The Survivors Network of those Abused by Priests
to O.C. CA Bishop Brown
January 10, 2005
Dear Bishop Brown,
We are grateful for last week's settlement with the 87 victims of clergy sexual abuse in the Diocese of Orange. The abuse crisis is a long and continuing tragedy, and your acknowledgment of the pain and suffering we have endured is a step forward in the long healing process. We now have a unique opportunity to embark on this journey of healing together, by continuing to reach out to those still trapped in guilt, shame and isolation and those still at risk of abuse.
SNAP in Orange County is encouraged by one of your recent decisions to allow our members to come into the church and simply share our experiences, strength and hope in the form of a leaflet left in parish pews at a recent service for victims and their families. We hope this is a sign that the diocese is more open and willing now to work with survivors in our efforts towards prevention, education and healing. The settlement is not the end but only the beginning of our efforts to keep children safe and help Catholics understand more about the terror of sexual abuse and the damage it leaves in its wake.
As you know, money alone doesnt help victims heal and keep kids safe or make abuse go away. Settlements have been paid to clergy abuse victims across the country for years and yet some church officials continued to hide and protect priests as they did before.
In light of this truth, we are asking you to take some specific actions that were not included in the dioceses recent settlement; actions that we believe could have prevented much of the ongoing abuse that has needlessly continued over the decades. These actions include:
---Posting the names and assignment histories of all known and suspected abusive clergy/personnel on the diocesan web site. While you have listed some of the clergy who have been accused, we believe that a complete list, including those who were subject to settlements, older allegations or those that did not result in a lawsuit being filed, is vital to the safety of everyone in the diocese. It will encourage parishioners to talk to their children and ask if they were ever abused. It may prevent a day care operator or school principal from hiring one of these potentially dangerous men in the future.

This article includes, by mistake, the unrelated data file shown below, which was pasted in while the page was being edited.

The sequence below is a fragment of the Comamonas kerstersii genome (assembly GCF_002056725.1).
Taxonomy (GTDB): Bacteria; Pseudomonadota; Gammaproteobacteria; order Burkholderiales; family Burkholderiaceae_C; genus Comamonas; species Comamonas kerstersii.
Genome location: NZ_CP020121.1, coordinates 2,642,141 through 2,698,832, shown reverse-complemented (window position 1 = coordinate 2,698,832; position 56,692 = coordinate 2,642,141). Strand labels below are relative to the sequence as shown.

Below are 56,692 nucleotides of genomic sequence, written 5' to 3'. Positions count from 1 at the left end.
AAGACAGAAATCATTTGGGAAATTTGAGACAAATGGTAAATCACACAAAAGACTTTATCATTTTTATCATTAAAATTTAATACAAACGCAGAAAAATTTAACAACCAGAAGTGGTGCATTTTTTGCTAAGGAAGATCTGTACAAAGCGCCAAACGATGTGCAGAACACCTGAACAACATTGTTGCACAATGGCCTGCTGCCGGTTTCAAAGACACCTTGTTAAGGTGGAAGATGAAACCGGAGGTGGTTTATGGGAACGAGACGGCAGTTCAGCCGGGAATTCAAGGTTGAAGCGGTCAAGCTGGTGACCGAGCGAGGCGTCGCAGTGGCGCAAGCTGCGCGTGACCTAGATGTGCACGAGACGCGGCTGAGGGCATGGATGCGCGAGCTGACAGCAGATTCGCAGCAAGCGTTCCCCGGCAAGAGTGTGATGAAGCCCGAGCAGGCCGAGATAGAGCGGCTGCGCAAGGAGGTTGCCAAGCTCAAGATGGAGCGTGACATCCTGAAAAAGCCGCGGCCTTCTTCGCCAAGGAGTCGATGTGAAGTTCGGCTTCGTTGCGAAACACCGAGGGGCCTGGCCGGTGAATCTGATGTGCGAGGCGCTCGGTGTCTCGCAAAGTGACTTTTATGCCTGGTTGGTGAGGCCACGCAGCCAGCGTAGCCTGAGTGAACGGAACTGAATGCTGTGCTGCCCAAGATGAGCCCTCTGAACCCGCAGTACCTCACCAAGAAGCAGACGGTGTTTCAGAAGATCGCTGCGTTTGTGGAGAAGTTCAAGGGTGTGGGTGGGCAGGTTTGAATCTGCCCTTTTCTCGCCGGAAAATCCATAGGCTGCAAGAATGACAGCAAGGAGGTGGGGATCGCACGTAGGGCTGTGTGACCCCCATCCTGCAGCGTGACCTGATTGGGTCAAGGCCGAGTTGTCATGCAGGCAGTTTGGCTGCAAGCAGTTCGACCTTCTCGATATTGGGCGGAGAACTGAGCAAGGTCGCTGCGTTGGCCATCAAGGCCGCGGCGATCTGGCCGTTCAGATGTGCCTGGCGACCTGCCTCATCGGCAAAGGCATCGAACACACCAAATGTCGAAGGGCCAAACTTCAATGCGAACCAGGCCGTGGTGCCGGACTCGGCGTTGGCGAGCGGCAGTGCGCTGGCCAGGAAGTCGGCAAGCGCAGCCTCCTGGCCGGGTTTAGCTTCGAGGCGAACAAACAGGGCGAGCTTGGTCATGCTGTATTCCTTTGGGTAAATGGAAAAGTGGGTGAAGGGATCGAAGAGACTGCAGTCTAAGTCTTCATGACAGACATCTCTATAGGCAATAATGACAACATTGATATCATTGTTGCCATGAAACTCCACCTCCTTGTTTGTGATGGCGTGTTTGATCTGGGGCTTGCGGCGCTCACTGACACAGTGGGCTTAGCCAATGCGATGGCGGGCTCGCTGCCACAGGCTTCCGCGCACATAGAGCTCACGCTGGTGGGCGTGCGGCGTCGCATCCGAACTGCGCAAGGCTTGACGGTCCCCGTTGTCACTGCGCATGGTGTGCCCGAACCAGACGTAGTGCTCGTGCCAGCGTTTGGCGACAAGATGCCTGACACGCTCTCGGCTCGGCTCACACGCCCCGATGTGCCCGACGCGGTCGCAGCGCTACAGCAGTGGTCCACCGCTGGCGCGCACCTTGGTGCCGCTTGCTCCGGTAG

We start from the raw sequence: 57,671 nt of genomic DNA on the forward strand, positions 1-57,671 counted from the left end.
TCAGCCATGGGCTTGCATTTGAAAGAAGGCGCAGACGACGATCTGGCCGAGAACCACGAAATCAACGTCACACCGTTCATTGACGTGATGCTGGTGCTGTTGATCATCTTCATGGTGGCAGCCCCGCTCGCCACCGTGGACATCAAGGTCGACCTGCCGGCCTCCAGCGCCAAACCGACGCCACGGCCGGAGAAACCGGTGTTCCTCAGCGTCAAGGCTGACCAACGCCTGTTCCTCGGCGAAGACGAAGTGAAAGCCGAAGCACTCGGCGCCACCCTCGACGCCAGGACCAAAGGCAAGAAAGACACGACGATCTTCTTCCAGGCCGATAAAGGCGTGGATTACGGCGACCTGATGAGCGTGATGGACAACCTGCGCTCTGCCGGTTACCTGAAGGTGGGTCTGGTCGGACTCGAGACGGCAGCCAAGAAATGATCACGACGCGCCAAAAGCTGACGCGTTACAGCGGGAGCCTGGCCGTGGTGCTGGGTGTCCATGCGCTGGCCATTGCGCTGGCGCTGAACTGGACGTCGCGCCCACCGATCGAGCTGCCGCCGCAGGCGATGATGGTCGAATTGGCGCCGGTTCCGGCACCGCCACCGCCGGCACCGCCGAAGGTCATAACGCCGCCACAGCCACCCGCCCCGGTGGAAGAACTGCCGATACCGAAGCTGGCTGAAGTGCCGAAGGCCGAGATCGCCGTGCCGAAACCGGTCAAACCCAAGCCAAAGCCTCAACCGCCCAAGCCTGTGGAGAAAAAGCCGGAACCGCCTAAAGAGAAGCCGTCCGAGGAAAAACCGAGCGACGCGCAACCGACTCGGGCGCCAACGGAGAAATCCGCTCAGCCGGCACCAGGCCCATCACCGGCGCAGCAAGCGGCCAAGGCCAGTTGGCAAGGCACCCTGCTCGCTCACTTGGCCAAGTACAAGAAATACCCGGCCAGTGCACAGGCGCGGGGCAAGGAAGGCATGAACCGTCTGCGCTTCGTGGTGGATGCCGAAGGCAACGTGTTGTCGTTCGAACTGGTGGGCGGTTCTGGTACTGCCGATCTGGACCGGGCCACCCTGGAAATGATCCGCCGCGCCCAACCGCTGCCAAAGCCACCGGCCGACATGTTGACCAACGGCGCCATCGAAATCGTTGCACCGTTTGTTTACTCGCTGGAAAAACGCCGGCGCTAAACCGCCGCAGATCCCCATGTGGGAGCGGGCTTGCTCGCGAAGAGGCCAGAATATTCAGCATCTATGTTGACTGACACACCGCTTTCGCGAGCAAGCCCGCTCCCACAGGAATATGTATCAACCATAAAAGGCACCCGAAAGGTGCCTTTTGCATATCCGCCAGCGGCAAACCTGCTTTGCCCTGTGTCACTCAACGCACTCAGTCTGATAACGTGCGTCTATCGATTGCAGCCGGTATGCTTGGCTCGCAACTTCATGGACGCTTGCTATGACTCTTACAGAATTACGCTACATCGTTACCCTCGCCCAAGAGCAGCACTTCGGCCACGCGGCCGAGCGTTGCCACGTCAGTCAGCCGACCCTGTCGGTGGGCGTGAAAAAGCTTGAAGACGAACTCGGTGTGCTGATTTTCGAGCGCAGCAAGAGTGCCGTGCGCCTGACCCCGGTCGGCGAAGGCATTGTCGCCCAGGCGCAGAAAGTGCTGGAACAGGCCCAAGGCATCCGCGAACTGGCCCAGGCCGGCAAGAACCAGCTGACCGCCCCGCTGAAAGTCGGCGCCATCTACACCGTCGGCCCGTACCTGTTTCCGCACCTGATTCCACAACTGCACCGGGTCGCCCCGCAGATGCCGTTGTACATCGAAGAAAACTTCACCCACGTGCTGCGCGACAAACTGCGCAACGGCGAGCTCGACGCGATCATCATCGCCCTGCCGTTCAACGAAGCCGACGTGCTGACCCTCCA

---Posting SNAP self-help support group meeting information, hot lines and law enforcement numbers on the diocesan web site, in the diocesan newspaper and in parish church bulletins, to reach out to sex abuse victims and remind parishioners that they have a Christian and civic duty to call law enforcement if they know of or suspect abuse. Not only does this information protect children, but you must remember that parishioners who are victims of or suspect abuse outside of the church look to you and others church leaders for help and guidance. Publishing this information can help every person who has been affected by sexual abuse, not just victims of clergy.
---Openly discussing with us and with parishioners the civil child molestation lawsuits and settlements against Daniel Murray and Richard Delahunty. Our understanding is that they are still in active ministry and/or living on parish grounds. We are very troubled by this.
- Join with victims in pushing for reforms of state laws to make it less difficult in the future for molestation victims to come forward, expose their predators and seek justice in the courts. You have shown through your recent actions that you are willing to "buck the trend." So please continue in this vein and work with us for state laws to protect all victims of sexual crimes.
- Finally, and most importantly, we ask you to visit every parish in the diocese, beginning with those that have had a perpetrator work there. We realize that devoting a Sunday to each of the parishes will take a year's time, but there are still victims looking to you to reach out and Catholics who need the solace of knowing that while abuse happened at the parish, you are working diligently to create an environment that will make it safe for all victims to come forward and that you are vigilant in preventing it from ever happening again. There are many survivors in SNAP who are willing to travel to each parish with you to tell their stories of pain and healing. The opportunity is tremendous to reach out with compassion, prevention and education and an important acknowledgment that paying settlements to victims isnt the real proof that the church has changed the way it handles reports of abuse or how it treats victims abused in its diocese.
We thank you for your time in reading this letter, and we look forward to your responsible response.
Mary Grant of Long Beach,
Sherida Ruiz of Anaheim,
Minerva Guerrero of Long Beach,
Survivors Network of those Abused by Priests